"The sanctions regime, both on the part of the Europeans and the Americans, is applied somewhat selectively," said Robert Karniol, Asia-Pacific editor of Jane's Defense Weekly in Bangkok.

Executives from French military companies have begun traveling to China, overcoming years of being blacklisted by Beijing for selling Mirage fighter planes to Taiwan more than a decade ago.

If China were allowed to trade freely with Europe, Mr. Karniol said, it would probably seek to buy advanced weapons systems rather than tanks, fighter jets or submarines. After decades of investment, China is able to build much of its war-fighting equipment domestically.

That would still leave plenty of room for European suppliers that specialize in defense electronics.

In keeping with its strategy in nonmilitary industries, China would probably seek to form joint development projects with the Europeans. That would give it faster access to their technology, which is precisely the development most feared by strategic planners at the Pentagon.

The question is whether the Europeans would risk antagonizing the United States to make such deals. BAE Systems, Britain's largest military contractor, sells more than $5 billion a year to the American military, making it the Pentagon's 12th-largest supplier. It has 30,000 employees in the United States.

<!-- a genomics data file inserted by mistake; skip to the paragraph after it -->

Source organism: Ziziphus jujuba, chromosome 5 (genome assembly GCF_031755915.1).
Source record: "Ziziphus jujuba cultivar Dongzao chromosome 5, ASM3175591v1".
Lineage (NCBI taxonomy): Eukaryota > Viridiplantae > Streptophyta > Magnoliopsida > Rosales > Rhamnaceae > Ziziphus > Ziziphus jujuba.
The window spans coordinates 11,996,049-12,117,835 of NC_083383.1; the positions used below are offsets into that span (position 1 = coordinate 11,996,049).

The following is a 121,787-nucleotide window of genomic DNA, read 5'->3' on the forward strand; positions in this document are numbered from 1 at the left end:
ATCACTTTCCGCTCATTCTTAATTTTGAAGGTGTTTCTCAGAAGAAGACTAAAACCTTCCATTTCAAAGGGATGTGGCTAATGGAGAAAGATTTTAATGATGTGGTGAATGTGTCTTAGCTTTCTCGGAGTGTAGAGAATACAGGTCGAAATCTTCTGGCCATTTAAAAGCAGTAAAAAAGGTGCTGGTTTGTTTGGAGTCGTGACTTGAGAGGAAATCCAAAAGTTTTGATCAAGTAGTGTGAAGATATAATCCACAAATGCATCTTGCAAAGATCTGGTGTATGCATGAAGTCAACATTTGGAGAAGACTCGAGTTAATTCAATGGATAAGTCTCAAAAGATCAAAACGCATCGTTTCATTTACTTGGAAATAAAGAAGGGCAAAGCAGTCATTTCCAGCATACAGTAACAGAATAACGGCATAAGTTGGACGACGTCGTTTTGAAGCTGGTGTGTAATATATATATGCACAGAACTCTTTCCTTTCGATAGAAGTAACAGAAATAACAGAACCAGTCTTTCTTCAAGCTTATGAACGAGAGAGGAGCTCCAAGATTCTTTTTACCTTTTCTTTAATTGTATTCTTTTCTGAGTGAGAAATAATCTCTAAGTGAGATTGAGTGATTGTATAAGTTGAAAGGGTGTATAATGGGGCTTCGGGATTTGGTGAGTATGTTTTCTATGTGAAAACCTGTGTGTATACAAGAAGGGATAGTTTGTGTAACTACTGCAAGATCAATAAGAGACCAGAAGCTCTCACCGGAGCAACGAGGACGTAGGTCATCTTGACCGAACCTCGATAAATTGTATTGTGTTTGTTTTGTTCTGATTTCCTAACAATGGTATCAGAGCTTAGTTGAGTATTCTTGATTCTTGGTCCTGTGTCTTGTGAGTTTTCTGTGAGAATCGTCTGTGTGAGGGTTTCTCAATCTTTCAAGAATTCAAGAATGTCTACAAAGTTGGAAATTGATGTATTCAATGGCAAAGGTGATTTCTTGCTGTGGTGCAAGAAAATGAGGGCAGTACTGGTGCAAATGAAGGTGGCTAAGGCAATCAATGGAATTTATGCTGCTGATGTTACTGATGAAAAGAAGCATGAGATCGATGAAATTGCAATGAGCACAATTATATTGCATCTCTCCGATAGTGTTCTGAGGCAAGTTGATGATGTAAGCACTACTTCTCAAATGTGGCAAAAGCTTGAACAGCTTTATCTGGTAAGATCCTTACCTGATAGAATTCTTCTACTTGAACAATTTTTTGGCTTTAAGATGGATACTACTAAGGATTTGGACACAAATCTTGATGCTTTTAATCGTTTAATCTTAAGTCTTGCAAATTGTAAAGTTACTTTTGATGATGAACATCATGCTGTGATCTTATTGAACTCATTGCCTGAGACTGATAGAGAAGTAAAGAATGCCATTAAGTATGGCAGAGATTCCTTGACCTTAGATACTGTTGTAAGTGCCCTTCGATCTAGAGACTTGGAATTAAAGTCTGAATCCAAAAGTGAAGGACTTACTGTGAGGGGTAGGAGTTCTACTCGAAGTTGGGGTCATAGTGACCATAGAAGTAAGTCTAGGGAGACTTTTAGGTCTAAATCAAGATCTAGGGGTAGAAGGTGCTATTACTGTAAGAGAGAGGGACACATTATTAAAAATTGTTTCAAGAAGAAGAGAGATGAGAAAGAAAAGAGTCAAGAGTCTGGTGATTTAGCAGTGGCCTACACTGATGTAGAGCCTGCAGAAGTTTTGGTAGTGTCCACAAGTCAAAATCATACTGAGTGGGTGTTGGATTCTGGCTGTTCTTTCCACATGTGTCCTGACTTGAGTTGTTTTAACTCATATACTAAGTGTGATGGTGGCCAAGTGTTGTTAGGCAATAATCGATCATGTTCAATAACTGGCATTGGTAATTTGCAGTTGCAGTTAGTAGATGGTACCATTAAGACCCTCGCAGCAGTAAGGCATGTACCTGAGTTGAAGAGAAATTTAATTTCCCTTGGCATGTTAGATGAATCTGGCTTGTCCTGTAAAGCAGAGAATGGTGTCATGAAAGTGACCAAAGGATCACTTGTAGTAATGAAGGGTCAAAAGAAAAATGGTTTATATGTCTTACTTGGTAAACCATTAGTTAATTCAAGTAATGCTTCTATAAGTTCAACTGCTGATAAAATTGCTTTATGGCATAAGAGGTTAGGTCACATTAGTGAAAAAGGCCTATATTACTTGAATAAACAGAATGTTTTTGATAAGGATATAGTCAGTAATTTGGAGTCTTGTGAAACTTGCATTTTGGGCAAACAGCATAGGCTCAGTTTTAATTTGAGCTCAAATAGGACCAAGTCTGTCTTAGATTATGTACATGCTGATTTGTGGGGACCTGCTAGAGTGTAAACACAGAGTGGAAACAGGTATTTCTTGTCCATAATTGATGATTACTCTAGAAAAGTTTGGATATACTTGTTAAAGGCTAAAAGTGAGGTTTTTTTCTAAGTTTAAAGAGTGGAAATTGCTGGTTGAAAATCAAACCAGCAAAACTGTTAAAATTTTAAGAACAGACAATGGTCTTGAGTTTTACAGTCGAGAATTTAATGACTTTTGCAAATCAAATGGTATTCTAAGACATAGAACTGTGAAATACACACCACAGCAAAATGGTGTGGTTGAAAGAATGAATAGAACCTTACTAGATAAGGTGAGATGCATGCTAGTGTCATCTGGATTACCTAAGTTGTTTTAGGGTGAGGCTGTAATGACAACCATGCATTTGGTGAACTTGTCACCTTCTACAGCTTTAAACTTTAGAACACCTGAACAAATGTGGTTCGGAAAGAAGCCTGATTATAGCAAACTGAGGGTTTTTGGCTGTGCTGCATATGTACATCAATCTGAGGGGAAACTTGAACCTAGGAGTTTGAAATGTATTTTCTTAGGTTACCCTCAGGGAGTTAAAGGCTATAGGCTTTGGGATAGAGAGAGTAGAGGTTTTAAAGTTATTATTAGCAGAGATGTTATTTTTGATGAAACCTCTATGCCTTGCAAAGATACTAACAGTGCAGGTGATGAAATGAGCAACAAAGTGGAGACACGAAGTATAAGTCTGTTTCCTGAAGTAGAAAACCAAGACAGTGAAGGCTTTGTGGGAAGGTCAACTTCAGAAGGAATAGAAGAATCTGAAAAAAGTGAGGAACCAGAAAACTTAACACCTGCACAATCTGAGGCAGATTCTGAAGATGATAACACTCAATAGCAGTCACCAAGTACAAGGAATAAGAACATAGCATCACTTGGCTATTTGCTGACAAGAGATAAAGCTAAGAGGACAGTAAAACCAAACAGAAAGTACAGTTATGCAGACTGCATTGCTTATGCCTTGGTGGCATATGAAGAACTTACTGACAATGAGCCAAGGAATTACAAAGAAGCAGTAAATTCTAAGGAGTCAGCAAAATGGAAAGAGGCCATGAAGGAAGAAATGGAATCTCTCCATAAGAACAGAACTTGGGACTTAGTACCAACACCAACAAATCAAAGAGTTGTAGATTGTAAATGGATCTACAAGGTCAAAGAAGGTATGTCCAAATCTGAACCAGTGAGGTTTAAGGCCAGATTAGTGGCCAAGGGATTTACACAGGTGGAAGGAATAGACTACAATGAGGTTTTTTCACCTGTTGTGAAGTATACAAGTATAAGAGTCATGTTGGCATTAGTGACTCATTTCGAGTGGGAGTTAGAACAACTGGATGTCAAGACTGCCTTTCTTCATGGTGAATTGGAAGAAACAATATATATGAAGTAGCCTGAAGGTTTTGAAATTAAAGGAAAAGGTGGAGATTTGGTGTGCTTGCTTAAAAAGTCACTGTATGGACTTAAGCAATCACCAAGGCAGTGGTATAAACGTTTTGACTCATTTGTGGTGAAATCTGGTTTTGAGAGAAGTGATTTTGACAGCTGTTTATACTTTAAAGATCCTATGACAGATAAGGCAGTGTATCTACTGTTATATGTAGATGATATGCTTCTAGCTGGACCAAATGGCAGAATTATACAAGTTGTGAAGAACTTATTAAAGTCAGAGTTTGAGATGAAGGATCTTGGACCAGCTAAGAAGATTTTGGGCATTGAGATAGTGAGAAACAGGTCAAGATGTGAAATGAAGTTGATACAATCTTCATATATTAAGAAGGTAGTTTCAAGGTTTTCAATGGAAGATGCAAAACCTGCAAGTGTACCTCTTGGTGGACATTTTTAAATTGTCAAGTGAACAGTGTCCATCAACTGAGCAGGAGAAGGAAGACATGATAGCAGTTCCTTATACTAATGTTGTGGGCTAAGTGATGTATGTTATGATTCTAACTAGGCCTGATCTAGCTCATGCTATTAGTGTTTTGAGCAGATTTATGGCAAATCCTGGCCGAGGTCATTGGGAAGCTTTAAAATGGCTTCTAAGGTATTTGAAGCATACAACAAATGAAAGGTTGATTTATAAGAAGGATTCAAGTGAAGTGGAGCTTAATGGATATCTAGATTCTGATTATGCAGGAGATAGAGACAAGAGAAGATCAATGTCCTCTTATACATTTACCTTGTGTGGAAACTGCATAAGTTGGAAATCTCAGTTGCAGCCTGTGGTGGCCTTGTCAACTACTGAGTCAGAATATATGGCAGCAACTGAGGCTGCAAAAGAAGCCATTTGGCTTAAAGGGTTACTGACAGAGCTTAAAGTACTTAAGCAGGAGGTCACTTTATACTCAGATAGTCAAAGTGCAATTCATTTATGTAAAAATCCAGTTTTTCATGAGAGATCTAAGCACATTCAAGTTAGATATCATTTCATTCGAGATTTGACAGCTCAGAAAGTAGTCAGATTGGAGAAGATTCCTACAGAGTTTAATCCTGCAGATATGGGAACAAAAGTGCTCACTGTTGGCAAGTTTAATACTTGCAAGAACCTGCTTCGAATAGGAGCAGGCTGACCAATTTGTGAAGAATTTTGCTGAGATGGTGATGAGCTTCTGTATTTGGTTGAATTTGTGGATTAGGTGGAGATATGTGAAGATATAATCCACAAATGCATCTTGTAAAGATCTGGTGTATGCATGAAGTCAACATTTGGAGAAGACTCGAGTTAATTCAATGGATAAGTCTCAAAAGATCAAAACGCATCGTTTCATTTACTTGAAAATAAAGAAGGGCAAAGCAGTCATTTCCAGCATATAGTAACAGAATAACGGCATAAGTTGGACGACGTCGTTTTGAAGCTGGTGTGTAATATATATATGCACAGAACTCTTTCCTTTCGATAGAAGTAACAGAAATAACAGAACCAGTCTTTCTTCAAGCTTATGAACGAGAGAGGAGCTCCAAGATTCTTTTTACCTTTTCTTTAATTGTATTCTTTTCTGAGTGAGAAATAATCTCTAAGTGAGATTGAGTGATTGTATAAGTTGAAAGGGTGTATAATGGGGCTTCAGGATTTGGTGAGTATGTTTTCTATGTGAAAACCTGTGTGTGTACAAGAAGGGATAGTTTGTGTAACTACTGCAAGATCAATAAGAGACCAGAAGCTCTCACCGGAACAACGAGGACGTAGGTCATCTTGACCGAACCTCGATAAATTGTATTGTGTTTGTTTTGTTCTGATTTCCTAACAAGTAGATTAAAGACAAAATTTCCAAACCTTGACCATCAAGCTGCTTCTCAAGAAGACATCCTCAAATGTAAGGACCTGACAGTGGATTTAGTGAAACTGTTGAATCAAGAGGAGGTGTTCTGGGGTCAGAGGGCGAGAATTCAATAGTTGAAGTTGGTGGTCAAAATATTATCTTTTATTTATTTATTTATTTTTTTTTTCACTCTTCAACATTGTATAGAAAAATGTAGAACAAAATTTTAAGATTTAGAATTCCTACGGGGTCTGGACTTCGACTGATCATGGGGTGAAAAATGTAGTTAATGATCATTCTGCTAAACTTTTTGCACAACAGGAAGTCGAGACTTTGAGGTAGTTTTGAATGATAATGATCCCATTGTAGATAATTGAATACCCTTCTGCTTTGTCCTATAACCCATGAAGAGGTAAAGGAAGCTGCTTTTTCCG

"America is where we're looking for our growth," said Charlotte Lambkin, a company spokeswoman. "If that becomes mutually exclusive with doing business in China, then we will go with the U.S."

Ms. Lambkin said her company viewed the arms embargo as a "government-to-government issue," but was sympathetic to the Bush administration's concerns about the transfer of technology to China. "We've encouraged the U.K. to replace the arms embargo with a stricter system of export restrictions," she said, referring to the United Kingdom.

Officials at another defense company, EADS, or the European Aeronautic Defense and Space Company, voiced similar views, though they said their company could not be as public because it is French- and German-owned. France and Germany have been the most vocal in their support for lifting the embargo.

"Most of the European defense firms that do business with the Pentagon stand to lose more than they gain from selling to the Chinese," said Loren Thompson, a military analyst at the Lexington Institute.

Still, there are powerful incentives for cooperating with China. EADS and BAE Systems jointly own Airbus, the aircraft maker that is in a fierce global battle with Boeing. China Southern Airlines recently ordered five Airbus A380's, the company's new superjumbo jet.

Chinese orders are crucial to the success of the A380, and decisions on new planes are notoriously political. Mr. Chirac has traveled to China twice in recent years to promote Airbus and other French companies.

Chancellor Gerhard Schröder of Germany has also made pilgrimages to China, riding on a futuristic train in Shanghai that was built by a German company and helping to open a Mercedes car factory there.